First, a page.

- Document type and amount of all foods eaten, even if the food is not consistent with dietary recommendations.
- Document how food was prepared (ex. baked, fried or grilled). Include any butter, oil, mayo or margarine added to food.
To increase accuracy of recording, refer to chart below for common serving sizes:
1 cup of cereal = a fist
1/2 cup of cooked rice, pasta or potato = 1/2 baseball
1 baked potato = a fist
1 medium fruit = a baseball
1/2 cup of fresh fruit = 1/2 baseball
1 1/2 ounces of low-fat or fat-free cheese = 4 stacked dice
1/2 cup of ice cream = 1/2 baseball
2 tablespoons of peanut butter = 1 ping-pong ball
Healthy Recipe: Barbecued Chicken Pizza
Physicians Regional Healthcare System - Health Tip #5
Omega-3 Fatty Acids
Omega-3 fatty acids are considered essential fatty acids. They are essential to human health but cannot be manufactured by our bodies. For this reason, omega-3 fatty acids must be obtained from the foods we eat. Research indicates that omega-3 fatty acids reduce inflammation and help prevent risk factors associated with chronic diseases such as heart disease, cancer and arthritis.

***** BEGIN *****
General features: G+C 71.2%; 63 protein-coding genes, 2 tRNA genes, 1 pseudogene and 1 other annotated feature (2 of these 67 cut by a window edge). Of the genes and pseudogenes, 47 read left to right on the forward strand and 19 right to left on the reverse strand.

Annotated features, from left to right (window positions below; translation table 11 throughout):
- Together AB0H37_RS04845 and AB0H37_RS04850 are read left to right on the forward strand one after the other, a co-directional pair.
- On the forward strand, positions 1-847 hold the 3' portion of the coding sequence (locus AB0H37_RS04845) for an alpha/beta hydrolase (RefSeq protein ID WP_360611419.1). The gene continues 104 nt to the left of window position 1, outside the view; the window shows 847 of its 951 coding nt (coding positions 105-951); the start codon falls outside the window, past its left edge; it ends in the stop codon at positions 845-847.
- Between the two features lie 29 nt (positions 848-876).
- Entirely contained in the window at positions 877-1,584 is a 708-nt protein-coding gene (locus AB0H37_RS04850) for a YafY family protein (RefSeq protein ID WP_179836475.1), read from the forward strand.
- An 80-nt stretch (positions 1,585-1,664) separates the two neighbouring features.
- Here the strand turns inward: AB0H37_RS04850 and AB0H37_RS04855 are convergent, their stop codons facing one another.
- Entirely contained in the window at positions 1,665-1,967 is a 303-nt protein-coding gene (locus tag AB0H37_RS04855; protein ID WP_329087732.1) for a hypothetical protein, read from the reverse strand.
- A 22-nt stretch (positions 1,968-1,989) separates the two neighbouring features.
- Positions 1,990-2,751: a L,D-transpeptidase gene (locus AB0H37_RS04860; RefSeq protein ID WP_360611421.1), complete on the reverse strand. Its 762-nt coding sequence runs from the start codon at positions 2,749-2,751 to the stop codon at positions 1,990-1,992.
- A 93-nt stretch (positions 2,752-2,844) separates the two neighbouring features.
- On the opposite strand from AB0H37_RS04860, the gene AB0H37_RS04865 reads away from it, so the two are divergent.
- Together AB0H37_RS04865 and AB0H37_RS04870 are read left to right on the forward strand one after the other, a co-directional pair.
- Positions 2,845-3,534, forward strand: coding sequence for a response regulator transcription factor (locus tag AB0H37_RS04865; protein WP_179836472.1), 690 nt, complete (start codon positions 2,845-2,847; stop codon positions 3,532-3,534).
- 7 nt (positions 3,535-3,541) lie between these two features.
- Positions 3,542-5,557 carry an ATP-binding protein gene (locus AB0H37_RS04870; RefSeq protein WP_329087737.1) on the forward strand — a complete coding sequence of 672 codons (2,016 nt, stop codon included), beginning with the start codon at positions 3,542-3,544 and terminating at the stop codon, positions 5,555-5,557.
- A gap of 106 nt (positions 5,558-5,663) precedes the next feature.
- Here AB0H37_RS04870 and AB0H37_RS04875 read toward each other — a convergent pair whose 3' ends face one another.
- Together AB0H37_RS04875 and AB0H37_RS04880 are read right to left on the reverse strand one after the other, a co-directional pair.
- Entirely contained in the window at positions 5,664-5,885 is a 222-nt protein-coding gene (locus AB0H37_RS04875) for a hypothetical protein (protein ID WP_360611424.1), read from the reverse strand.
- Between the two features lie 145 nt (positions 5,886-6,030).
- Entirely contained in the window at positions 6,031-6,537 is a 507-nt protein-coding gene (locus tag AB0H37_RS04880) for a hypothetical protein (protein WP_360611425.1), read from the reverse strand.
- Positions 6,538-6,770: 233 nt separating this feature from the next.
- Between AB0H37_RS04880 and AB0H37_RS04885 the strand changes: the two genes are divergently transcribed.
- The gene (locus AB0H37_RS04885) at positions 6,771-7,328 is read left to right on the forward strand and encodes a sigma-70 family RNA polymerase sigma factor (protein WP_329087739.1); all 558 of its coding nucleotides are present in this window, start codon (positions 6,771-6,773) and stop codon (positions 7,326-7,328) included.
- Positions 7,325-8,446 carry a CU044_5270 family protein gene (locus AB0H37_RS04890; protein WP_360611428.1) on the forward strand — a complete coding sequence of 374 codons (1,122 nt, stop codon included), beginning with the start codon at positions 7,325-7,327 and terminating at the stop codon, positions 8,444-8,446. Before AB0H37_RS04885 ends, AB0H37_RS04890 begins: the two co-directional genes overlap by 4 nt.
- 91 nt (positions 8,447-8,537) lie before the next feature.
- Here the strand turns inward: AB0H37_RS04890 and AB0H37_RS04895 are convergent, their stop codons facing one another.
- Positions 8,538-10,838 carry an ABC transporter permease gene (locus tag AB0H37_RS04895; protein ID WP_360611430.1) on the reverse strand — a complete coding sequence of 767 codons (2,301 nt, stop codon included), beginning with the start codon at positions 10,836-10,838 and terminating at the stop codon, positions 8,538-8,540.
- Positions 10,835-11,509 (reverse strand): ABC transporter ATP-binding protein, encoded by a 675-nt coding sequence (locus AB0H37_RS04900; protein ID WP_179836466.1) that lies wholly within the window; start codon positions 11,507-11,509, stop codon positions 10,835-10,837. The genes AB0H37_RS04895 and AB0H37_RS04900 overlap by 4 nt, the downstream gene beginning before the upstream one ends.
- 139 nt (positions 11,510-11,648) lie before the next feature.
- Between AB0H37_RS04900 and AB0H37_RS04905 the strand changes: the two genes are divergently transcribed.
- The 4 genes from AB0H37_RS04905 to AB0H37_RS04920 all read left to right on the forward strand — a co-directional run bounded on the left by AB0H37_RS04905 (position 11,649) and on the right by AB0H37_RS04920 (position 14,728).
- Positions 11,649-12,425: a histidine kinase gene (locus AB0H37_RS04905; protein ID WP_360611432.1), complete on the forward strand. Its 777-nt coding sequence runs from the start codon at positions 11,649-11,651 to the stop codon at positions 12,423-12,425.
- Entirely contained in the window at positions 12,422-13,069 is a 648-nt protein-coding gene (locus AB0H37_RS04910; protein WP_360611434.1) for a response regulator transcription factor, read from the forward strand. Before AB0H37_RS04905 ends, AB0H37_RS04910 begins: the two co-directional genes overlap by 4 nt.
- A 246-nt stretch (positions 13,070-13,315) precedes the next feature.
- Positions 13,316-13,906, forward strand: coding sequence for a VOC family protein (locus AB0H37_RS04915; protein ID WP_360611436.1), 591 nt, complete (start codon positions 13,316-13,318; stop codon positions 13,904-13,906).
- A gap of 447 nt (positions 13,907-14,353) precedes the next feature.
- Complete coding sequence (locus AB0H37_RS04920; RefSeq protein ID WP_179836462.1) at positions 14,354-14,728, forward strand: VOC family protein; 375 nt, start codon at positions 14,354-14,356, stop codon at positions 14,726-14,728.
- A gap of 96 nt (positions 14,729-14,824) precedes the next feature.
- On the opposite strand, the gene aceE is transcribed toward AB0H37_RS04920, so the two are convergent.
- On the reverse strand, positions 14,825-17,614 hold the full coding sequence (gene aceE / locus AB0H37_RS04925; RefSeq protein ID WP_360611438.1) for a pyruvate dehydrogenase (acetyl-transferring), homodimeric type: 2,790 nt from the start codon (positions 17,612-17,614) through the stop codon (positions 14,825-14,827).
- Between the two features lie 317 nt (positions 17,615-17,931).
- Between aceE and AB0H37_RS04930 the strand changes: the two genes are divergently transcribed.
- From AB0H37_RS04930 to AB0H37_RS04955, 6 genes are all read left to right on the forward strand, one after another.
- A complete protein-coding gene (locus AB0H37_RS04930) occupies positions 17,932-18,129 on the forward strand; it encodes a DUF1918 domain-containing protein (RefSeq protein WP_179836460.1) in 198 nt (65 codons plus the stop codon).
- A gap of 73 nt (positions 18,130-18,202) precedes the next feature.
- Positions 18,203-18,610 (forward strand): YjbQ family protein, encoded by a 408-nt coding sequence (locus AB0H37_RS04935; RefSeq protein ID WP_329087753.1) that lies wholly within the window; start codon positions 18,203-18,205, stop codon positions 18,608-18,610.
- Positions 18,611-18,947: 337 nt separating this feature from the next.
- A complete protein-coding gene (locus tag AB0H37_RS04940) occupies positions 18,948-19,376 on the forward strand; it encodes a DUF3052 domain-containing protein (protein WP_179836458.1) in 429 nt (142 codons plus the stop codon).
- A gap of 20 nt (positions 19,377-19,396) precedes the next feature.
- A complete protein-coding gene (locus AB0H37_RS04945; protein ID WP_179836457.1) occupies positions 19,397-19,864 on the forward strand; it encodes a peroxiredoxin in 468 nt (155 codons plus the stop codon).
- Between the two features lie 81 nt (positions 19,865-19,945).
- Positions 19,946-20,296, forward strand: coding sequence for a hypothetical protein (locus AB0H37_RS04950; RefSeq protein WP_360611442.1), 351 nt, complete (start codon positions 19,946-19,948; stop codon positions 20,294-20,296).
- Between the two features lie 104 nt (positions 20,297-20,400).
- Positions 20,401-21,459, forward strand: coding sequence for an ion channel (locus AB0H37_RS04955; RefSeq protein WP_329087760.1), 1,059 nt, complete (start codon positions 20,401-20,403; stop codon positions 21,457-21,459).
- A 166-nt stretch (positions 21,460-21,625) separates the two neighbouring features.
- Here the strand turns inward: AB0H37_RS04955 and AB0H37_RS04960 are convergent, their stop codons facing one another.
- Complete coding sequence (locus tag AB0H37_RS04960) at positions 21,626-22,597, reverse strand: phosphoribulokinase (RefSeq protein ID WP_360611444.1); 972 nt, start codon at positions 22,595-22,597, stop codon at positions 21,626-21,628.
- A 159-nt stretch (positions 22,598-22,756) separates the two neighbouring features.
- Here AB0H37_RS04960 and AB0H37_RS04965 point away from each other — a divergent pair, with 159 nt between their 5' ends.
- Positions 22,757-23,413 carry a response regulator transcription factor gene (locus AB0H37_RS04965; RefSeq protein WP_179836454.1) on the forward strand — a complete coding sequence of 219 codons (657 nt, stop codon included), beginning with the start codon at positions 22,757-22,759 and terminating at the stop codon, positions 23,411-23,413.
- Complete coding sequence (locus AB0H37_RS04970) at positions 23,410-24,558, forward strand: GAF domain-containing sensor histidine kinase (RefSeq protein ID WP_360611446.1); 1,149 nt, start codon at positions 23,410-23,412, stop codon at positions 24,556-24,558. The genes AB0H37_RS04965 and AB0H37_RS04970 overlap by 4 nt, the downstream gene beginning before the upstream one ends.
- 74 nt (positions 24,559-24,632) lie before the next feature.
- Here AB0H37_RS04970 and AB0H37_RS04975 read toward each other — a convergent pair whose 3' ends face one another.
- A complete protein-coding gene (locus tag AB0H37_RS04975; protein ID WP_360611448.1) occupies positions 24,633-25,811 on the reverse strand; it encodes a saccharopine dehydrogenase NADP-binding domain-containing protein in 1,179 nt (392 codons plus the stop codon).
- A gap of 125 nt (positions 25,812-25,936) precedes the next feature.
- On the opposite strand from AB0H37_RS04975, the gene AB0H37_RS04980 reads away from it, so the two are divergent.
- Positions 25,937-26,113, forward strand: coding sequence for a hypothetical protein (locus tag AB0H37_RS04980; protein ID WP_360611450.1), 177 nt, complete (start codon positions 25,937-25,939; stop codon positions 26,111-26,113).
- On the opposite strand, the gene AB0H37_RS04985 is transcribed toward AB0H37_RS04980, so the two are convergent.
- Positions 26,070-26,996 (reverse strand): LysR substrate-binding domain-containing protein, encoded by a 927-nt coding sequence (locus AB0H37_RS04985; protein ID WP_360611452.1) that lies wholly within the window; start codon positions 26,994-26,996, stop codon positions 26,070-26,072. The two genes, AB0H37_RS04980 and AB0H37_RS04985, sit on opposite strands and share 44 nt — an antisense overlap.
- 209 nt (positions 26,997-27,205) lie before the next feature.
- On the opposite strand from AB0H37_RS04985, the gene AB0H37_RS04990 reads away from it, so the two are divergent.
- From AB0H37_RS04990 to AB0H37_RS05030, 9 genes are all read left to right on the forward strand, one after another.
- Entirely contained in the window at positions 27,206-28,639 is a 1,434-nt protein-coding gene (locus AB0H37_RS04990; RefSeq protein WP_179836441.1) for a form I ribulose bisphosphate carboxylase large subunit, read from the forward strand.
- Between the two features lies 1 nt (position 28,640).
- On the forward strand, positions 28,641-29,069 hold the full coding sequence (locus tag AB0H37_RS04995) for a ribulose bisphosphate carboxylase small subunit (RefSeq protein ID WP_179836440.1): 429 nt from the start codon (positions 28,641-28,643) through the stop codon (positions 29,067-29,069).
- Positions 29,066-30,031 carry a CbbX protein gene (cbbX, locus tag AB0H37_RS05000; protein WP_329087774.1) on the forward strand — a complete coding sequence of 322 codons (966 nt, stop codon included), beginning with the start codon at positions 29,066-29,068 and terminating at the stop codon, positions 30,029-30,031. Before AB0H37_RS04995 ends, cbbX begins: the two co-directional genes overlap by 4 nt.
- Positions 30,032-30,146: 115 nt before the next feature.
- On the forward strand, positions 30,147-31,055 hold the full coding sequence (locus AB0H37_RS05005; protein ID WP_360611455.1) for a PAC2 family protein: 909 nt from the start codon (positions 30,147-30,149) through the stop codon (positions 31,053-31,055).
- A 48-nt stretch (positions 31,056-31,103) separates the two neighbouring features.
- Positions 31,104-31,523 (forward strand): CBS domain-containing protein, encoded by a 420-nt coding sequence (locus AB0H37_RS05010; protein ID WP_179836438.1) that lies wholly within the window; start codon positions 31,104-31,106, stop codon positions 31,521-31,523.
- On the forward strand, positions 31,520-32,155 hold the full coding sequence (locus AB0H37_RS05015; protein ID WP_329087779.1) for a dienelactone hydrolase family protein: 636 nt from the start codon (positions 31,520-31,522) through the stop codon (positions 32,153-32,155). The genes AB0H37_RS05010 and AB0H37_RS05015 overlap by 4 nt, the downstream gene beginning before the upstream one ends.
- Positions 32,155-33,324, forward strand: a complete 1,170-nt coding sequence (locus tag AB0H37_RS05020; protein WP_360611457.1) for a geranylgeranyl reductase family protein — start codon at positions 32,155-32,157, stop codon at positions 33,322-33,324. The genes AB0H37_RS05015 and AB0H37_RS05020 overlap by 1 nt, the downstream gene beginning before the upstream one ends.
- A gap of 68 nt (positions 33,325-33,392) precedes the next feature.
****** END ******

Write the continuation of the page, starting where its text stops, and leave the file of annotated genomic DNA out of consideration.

- Fish are a good source of two types of omega-3 fatty acids, eicosapentaenoic acid (EPA), and docosahexaenoic acid (DHA). Fish is also high in protein and low in saturated fats. The American Heart Association recommends eating fish at least twice a week.
- Fish with the highest amount of omega-3 fatty acids include, but are not limited to: mackerel, lake trout, herring, sardines, albacore tuna, salmon and halibut.
- Certain types of fish can be higher in mercury, PCBs, dioxins, and other environmental contaminants. In order to reduce your risk of any potentially adverse effects from environmental contaminants, eat a variety of fish and limit intake of large, predatory fish.
- The FDA recommends that pregnant women and children should avoid eating certain fish with the highest potential for mercury contamination (shark, swordfish, tilefish and king mackerel).